Public protests in Indian-administered Kashmir were once an almost weekly occurrence.
But two years after New Delhi imposed direct rule on the region, locals say arbitrary arrests and intimidation by security forces wielding batons and snatching phones have left many too scared to voice dissent.
A week before the region’s partial autonomy was abolished, and as a massive troop deployment fanned out to help forestall a local backlash, Rafiq (name changed) was one of thousands put in “preventative detention”.
He believes he was arrested because in the past he had “protested against injustices”.
Freed after a harrowing year behind bars, the 26 year old, too frightened to give his real name, says he is a “broken man”.
Echoing accounts from a dozen other Kashmiris told to AFP news agency, he and 30 others were bundled onto a military aircraft to a jail hundreds of miles from his home where they were “abused and intimidated”.
“A bright light was kept on all night in my cell for six months … It was hard to imagine that I would come out alive,” he said.
He at least was finally released. Activists say scores of other Kashmiris are languishing in India’s notoriously harsh jails.
Tasleema, a mother of five children, has not seen her husband Gulzar Ahmed Bhat, who used to belong to a separatist group but left in 2016, in two years.
Initially, when police and soldiers raided his home, Bhat was out. So they held his 23-year-old nephew until his uncle turned himself in.
“I almost beg for work to feed my children,” a tearful Tasleema said, a young child on her lap.
‘A tool to silence dissent’
India has for decades stationed more than half a million soldiers on its side of Kashmir, a Himalayan territory claimed in its entirety by India and Pakistan, who rule over parts of it.
Since 1989, India’s troops have been fighting rebels demanding independence or a merger with Pakistan, which controls the western part of the region.
Saying it wanted to achieve peace, Prime Minister Narendra Modi’s government scrapped a section of the constitution guaranteeing the territory’s partial autonomy in August 2019.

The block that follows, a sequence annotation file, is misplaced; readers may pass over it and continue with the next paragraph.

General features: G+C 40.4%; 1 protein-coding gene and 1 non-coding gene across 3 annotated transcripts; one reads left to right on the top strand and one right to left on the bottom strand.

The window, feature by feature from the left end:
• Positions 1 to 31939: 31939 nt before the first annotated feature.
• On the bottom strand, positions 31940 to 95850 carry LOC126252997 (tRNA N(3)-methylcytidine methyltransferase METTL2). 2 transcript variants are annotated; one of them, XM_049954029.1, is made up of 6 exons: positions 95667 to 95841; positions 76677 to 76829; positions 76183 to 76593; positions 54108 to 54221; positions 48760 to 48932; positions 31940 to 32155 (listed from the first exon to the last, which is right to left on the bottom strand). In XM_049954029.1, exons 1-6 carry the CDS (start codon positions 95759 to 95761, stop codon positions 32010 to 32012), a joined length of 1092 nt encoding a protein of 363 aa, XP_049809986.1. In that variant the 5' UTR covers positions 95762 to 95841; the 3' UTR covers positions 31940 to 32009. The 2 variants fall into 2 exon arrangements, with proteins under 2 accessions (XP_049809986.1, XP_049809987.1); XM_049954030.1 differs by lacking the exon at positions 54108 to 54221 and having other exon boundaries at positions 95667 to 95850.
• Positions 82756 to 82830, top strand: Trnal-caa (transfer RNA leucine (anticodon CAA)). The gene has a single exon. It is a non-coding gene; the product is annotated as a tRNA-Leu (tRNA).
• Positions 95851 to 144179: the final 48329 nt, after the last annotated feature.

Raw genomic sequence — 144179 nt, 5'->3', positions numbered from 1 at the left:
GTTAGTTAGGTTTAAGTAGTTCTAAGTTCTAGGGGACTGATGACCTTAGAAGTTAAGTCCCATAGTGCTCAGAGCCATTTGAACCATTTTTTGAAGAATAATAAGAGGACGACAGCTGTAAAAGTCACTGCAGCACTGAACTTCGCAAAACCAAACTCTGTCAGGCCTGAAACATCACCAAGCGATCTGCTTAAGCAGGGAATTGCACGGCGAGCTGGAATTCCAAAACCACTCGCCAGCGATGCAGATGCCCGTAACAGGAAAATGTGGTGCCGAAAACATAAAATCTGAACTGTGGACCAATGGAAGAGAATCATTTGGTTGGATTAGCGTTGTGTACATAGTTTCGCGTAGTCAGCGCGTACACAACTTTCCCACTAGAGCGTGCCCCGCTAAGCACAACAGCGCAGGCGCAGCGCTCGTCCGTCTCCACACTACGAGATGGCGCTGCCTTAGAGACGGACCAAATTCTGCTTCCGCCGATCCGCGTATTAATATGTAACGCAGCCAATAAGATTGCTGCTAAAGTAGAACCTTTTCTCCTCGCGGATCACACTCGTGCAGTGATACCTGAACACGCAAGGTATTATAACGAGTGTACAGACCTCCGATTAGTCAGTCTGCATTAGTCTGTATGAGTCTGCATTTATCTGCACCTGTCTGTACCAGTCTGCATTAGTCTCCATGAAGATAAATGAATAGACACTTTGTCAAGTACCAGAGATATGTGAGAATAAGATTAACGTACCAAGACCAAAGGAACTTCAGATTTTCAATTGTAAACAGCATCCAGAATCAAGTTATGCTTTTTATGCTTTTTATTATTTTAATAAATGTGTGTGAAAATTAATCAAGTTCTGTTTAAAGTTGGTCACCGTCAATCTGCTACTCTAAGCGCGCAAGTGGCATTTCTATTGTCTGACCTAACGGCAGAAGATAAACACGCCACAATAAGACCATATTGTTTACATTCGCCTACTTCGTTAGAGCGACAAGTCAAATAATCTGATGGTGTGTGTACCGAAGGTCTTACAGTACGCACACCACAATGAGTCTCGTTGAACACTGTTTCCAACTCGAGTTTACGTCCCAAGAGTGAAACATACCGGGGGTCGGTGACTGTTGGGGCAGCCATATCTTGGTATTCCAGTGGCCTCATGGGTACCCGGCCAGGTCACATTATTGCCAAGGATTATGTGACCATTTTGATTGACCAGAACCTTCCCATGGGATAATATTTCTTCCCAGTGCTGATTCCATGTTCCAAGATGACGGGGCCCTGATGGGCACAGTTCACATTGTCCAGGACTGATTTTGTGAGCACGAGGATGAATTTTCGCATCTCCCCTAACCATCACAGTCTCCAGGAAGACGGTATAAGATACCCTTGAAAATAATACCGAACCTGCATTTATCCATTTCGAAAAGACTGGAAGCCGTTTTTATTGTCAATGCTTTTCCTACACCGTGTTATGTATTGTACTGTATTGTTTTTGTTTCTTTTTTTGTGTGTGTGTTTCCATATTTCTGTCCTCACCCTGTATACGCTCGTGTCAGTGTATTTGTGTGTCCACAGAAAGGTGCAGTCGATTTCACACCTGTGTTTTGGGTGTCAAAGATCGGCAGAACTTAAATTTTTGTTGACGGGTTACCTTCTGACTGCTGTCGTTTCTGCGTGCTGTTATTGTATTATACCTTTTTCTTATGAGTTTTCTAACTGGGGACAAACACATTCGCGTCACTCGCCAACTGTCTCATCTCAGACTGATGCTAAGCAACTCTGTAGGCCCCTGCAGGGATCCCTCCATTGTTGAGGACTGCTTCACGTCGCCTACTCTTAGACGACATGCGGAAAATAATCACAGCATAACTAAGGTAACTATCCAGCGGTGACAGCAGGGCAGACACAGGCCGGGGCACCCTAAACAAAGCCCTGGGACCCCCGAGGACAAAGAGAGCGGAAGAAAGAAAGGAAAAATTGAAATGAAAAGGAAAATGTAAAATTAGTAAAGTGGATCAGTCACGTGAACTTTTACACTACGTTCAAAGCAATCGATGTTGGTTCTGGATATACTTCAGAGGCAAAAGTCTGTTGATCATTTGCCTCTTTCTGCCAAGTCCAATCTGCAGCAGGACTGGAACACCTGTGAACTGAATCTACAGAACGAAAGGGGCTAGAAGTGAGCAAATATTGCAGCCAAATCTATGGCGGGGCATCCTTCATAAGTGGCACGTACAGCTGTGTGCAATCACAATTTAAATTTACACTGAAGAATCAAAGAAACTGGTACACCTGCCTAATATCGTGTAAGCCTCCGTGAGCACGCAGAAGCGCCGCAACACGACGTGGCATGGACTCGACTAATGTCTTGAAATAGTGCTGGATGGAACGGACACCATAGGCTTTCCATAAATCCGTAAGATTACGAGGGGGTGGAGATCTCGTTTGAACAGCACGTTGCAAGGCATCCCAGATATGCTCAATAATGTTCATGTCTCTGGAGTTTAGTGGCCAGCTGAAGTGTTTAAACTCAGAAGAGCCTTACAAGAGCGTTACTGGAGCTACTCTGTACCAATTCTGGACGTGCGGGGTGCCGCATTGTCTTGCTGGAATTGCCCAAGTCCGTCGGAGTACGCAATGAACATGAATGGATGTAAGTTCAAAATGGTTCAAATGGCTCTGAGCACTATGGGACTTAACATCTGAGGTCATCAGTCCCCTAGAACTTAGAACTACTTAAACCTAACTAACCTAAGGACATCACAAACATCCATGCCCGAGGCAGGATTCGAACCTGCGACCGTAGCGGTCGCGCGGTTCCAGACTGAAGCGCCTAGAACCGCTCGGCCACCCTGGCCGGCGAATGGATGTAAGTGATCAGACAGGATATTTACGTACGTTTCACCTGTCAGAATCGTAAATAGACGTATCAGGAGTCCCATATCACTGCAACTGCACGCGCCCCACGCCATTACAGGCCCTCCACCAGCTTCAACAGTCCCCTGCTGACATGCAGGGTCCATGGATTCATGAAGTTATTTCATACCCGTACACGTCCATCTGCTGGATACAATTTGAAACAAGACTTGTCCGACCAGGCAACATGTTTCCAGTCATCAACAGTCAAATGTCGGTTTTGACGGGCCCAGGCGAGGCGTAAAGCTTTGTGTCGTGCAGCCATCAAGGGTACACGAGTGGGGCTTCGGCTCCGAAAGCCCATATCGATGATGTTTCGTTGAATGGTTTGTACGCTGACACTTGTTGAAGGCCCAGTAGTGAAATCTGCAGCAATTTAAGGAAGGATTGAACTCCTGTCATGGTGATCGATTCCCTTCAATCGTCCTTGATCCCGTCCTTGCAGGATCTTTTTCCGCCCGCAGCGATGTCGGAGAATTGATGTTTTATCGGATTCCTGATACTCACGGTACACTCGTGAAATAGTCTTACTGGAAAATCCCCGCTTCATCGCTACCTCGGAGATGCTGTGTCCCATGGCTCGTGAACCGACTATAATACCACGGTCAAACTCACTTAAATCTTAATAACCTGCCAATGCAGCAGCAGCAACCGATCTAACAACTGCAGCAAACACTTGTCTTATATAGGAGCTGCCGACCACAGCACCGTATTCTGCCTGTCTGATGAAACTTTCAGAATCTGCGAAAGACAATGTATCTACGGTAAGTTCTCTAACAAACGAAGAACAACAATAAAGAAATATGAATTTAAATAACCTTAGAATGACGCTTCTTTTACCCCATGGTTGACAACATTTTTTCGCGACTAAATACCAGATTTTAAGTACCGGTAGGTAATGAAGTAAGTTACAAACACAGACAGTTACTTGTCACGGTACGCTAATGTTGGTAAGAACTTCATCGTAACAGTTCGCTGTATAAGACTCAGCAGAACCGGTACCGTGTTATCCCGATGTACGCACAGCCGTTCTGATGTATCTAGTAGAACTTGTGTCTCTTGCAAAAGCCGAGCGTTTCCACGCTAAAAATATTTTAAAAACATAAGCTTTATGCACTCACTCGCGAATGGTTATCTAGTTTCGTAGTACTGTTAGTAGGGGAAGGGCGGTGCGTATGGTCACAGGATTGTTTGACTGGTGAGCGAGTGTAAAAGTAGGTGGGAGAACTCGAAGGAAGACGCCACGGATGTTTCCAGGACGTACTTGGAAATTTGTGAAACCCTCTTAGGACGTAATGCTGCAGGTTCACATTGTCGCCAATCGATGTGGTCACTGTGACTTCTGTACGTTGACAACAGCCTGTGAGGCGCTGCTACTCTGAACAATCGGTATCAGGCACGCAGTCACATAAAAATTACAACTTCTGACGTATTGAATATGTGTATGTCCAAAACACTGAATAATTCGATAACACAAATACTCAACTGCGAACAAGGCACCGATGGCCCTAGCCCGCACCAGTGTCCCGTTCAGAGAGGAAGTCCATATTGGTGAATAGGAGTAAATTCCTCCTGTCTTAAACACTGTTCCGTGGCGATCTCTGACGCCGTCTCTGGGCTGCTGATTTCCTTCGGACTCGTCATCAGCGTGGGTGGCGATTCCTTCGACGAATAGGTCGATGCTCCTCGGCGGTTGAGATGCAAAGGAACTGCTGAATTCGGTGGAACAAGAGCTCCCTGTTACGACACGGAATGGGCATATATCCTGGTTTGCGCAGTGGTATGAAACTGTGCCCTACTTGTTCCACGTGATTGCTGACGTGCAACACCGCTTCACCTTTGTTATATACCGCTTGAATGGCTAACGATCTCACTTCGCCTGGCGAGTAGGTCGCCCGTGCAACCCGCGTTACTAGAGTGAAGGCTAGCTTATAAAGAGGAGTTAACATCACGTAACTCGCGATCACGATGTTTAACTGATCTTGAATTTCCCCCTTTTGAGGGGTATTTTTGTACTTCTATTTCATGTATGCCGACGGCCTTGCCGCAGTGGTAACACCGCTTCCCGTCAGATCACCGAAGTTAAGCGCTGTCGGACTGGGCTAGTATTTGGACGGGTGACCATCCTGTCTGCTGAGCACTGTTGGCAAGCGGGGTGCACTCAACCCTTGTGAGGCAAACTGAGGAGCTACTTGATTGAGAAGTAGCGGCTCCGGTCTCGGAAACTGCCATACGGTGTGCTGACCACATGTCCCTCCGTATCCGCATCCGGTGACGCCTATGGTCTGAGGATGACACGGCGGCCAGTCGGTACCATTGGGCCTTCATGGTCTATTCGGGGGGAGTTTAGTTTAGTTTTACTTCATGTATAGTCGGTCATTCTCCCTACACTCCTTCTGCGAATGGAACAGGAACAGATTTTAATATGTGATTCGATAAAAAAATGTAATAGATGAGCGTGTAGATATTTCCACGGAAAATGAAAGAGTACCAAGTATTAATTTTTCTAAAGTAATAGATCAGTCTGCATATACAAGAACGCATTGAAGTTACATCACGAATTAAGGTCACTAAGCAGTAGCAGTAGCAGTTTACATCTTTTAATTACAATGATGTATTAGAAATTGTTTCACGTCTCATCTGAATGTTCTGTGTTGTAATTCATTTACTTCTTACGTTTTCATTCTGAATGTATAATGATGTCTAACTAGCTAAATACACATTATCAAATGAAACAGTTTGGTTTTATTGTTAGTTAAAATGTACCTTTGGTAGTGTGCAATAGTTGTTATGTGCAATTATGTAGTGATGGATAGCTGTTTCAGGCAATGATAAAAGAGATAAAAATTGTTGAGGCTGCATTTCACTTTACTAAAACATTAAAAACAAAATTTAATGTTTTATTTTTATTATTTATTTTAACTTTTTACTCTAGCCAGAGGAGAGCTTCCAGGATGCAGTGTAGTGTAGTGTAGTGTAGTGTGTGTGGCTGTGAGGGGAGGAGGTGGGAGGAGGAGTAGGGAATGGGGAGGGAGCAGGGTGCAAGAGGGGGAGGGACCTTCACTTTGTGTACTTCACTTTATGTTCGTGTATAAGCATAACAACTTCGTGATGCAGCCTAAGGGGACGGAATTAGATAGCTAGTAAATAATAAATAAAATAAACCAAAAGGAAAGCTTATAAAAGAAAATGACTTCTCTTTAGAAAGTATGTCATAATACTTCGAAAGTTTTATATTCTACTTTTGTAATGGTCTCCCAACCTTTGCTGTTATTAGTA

For two years now, Kashmiris do not have a locally elected government and are ruled by a lieutenant governor appointed by New Delhi.
A legislative blitz has seen new laws applied and others scrapped. There are now hardly any senior Kashmiri police officers or bureaucrats in important decision-making positions.
Changes in land ownership rules have sparked accusations of “settler colonialism” aimed at achieving an irreversible demographic shift in the Muslim-majority region.
Neither the home ministry in New Delhi nor the government’s spokesperson in Kashmir responded to AFP’s requests for comment.
Many of the 5,000 officially arrested two years ago – and scores more since – were booked under the Public Safety Act, a “preventative detention” law allowing two years’ imprisonment without charge or trial.
“In the majority of cases, preventative detention is little more than a tool used … to silence dissent and ensure self-censorship,” Juliette Rousselot from the International Federation for Human Rights told AFP.
India has also made sweeping use of its vaguely worded and stringent anti-terror law, the Unlawful Activities Prevention Act (UAPA), which effectively allows people to be held without trial indefinitely.
‘Forced to think of family before opening mouth’
Authorities have raided homes, offices and premises of civil society groups, journalists and newspapers, confiscating phones and laptops.
One of the groups raided was the Jammu Kashmir Coalition of Civil Society.
“All the state institutions that are supposed to protect human rights and civil liberties have also been silenced now, made dysfunctional or threatened into capitulation,” the group’s head Parvez Imroz said.
Local journalists say they are under increased scrutiny. Photographers have been assaulted and foreign reporters are effectively barred from the region.
When shopkeepers attempted a shutdown in protest this month, police smashed locks to force them to open.
Young people say they are questioned and sometimes beaten up at checkpoints if encrypted apps like WhatsApp or Signal are installed on their phones.
More than a dozen government employees have recently been dismissed for “anti-national activities” or social media posts critical of the government.
Last month, police were told to reject security clearance for government jobs and passports to those with past involvement in protests, stone-throwing or activities against “security of the state”.
Violence has continued. This month, a local official from Modi’s party was killed along with his wife, while 90 suspected rebels have died in clashes so far this year.
But while there used to be almost weekly protests, which police would often respond to with tear gas and pellet-firing shotguns, now they are fast becoming a thing of the past.
Relatives and even neighbours of those who have protested in the past – or were just suspected of having done so – are regularly pressed by police to give written promises to ensure they desist.
“I am now forced to think of my family and relations before opening my mouth to say anything,” said a young man, who spent a year in prison and whose father was made to sign one such undertaking.
“It has separated us. Solidarity with each other is no longer possible.”